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Megan's story


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May 31, 2008, was a day that would change this family forever.  Chris and Susan’s 3-year-old daughter Megan had what doctors referred to as “the perfect storm.”  She had been fighting a cold, a sinus infection, and an ear infection all at the same time.  Her high fever persisted even with over-the-counter medications, prompting Susan to take her to the doctor.  Unfortunately, that was only the beginning.

Megan’s condition deteriorated during the night.  She began seizing and was rushed to the local Emergency Room.  The staff there realized she required specialized pediatric care and Life Flight® was called immediately to take her to Geisinger’s Janet Weis Children’s Hospital.  It was there where she was diagnosed with bacterial meningitis, an infection causing inflammation of the brain. Her brain had swelled causing such extreme pressure, that her brain stem was being pushed into the top of her spine. The Pediatric Intensive Care Unit staff gave Megan antibiotics and placed her into a drug-induced coma to attempt to control the infection, swelling, and seizures. 

“The likelihood of survival was very slim if you just looked at her CT-Scan,” says pediatric intensivist Dr. Frank Maffei.  “She was critically ill with a life-threatening infection, and it looked like, if she did get through this, she would be severely handicapped.”

“We just hit the floor. We couldn’t believe what he was telling us,” Susan said.

A team of pediatric specialists including infectious disease, neurologists, neurosurgeons, and intensivists were continually monitoring Megan’s condition.  An Intercranial Pressure Monitor was inserted to keep track of her brain pressure so the doctors could accurately provide treatment.  EEG machine readings showed little activity on the left side of Megan’s brain and also deficits on the right indicating the probability of having severe disabilities.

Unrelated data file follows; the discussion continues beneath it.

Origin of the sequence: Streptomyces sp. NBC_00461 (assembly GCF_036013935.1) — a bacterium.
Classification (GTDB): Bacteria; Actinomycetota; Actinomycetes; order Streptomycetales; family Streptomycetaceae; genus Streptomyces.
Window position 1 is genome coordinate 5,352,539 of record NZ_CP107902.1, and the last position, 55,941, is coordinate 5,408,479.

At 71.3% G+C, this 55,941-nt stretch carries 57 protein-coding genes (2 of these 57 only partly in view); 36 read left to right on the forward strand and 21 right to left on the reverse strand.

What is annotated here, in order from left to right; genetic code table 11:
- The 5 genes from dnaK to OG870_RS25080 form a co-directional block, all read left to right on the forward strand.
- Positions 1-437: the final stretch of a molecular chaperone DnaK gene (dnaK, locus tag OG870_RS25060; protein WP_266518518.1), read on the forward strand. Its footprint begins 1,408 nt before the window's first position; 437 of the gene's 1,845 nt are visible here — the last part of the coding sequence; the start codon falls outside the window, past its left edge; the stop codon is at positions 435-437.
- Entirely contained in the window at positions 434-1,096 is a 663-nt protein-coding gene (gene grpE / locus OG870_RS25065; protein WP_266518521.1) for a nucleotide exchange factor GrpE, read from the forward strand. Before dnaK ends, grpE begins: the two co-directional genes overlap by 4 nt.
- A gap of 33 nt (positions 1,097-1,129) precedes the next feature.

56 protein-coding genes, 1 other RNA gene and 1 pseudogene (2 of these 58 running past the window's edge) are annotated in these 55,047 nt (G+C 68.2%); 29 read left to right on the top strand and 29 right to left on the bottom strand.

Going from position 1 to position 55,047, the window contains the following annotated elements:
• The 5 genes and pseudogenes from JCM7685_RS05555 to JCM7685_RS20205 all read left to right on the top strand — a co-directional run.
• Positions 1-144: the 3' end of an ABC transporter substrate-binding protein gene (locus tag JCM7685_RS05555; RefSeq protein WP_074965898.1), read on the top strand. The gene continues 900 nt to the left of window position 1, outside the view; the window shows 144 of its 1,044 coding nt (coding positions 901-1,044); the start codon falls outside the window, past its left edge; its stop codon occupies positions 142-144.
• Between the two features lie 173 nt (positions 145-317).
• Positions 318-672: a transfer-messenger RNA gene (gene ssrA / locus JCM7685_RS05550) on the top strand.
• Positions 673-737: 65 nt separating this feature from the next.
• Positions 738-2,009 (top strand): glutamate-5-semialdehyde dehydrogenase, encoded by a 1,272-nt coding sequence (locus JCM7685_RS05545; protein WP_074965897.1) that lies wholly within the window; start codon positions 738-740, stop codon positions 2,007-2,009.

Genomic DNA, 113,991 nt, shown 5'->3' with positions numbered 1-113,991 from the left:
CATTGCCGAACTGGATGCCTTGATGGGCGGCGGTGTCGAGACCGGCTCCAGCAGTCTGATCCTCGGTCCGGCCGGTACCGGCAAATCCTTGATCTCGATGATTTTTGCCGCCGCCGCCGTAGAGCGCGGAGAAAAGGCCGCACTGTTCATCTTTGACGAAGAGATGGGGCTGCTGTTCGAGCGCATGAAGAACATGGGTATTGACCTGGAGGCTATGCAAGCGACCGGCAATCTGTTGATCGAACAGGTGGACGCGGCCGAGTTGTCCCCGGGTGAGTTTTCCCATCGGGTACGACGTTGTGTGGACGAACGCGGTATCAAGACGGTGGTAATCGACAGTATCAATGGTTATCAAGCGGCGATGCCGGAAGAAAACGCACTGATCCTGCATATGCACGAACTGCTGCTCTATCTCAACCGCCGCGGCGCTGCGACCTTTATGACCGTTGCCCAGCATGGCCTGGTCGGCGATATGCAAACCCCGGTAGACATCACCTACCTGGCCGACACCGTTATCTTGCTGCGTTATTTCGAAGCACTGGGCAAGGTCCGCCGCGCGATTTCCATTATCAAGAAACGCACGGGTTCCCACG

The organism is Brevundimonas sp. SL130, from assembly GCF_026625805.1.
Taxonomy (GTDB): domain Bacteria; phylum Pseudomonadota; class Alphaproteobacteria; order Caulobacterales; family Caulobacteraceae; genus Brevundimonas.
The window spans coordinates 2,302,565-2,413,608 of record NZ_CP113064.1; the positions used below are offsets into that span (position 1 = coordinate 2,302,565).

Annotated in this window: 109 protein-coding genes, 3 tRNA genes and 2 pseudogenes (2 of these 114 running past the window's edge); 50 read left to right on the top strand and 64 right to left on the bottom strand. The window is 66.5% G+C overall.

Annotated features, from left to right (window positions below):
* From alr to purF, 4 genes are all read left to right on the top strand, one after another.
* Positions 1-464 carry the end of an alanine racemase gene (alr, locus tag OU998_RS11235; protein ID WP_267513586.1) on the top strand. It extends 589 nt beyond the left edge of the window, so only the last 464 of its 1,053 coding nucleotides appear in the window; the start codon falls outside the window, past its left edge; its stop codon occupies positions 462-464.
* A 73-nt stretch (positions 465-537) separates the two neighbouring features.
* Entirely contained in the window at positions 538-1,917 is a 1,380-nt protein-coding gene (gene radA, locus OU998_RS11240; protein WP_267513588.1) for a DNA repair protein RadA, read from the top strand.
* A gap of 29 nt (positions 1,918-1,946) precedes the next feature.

After seven long days in a coma, Megan’s doctors and nurses began the long and cautious process of starting to bring her out of it.  “The room was so full of equipment.  Day by day they would remove a machine or an IV and I’ll never forget the day I was able to hold her again” recalls Susan

“Her first smile was a place for me to have hope,” Chris remembers. “She reassured me that she was in there.”

Megan endured several months of physical, occupational, and speech therapy, which made it possible for her brain to “re-wire” itself and continue to repair. She had to re-learn how to talk, crawl, stand, walk and eat. 

“So compassionate, so good to Megan, but also so good to us,” Susan recalls of their time at the hospital.  “The staff at Janet Weis Children’s Hospital became our friends. I have such faith in them, it’s unbelievable.”

Dr. Maffei had done research on this very type of meningitis, and Chris and Susan credit his expertise as one of the reasons that Megan pulled through such a critical situation.

“If Janet Weis Children’s Hospital didn’t exist, I don’t know that Megan would be here,” Susan says.

Nearly two years have passed, and Megan – now 5 years old – continues to make strides.  She loves going to pre-school and is able to swim, run, and jump.  She played soccer and took gymnastics last year and plans to play softball this year.

“What an accomplishment. There is no holding her back,” Chris says.

Children’s Miracle Network at Geisinger provided funds for medical equipment to help doctors treat critically ill children such as Megan – including monitors and medication pumps— as well as for items such as recliners in the patients’ rooms.

Meet Megan: 2010 Miracle Kid

Megan battled one of the worst cases of bacterial meningitis that doctors had ever seen - and won.